Michael G. Bunney - Page 15

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          be achieved.  See Bessenyey v. Commissioner, 45 T.C. 261, 274               
          (1965), affd. 379 F.2d 252 (2d Cir. 1967).                                  
               From 1992 until 2000, M&S had cumulative losses totaling               
          $601,183.  Petitioner claims that it takes time to reach a                  
          profitable level in a horse breeding business and that M&S was              
          still in the startup phase.  Petitioner has not, however,                   
          provided any evidence or plan that he could ever recoup his prior           
          losses or make the business profitable.  Petitioner did not                 
          provide any evidence that he changed his business plan in order             
          to make the business profitable.  The magnitude of M&S’s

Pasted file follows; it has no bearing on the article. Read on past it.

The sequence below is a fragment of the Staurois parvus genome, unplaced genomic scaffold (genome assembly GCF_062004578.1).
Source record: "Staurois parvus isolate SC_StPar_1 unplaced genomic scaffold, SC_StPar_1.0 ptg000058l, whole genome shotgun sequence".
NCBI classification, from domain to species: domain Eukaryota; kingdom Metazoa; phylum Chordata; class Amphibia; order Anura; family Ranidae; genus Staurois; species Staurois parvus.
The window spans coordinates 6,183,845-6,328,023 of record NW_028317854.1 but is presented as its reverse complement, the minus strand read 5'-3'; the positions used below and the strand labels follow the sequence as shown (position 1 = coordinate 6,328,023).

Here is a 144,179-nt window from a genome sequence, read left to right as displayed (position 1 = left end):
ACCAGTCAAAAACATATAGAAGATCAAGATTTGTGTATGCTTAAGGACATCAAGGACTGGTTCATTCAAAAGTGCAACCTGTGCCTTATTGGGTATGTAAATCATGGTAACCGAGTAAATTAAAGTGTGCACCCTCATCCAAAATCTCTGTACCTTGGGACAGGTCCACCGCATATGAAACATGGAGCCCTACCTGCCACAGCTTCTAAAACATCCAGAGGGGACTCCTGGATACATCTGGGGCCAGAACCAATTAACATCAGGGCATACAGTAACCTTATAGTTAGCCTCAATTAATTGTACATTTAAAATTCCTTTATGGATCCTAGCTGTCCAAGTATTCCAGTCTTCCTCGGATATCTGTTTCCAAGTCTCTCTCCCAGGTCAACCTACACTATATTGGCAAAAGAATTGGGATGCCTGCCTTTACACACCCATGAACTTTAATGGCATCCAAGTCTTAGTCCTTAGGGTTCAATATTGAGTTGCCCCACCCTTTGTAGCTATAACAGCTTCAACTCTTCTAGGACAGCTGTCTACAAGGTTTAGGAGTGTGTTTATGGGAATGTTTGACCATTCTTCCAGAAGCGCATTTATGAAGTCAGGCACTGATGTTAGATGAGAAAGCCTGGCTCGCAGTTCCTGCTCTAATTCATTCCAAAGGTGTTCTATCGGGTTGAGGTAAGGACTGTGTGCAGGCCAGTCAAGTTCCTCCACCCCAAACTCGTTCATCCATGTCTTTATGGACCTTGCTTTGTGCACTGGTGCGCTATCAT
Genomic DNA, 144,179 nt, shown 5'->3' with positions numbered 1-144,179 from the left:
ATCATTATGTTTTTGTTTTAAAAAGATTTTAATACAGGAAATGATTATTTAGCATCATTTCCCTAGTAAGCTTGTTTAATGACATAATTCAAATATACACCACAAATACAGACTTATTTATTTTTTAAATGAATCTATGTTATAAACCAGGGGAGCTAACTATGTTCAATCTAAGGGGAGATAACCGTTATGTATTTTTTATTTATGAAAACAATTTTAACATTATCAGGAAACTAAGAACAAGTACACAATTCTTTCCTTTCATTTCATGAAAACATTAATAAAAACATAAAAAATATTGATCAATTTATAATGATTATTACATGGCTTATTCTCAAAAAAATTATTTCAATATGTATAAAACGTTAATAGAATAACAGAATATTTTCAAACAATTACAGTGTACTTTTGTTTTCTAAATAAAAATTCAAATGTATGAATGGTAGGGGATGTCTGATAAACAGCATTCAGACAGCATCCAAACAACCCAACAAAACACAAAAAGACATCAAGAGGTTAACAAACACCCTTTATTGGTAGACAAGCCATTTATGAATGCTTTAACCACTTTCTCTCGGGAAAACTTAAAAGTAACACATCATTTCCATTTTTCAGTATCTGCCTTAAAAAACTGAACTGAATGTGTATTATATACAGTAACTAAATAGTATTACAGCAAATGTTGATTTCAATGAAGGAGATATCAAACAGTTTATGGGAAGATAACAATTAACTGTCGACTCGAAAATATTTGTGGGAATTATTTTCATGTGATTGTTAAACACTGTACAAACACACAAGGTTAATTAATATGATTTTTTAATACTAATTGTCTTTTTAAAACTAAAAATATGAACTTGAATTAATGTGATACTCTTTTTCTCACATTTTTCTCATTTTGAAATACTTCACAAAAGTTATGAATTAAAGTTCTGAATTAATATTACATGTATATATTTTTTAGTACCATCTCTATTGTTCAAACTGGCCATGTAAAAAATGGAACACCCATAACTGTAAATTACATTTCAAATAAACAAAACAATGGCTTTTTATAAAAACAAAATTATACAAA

continuing losses in comparison to the revenues M&S received                
          negates a profit objective.                                                 
               Elements of personal pleasure or recreation from an activity           
          may indicate that the activity was not engaged in for profit.               
          Sec. 1.183-2(b)(9), Income Tax Regs.  Petitioner stated in                  
          documents filed with the Superior Court that he supported his               
          daughter’s interest through the years by providing for the costs            
          of maintaining her horses and paying for riding competitions.               
          Petitioner has provided no credible evidence that he owned any              
          horses other than those used by his daughter for recreational               
               Based on the preponderance of the evidence, and particularly           
          the large, recurring, and unlikely to be recouped losses, we                

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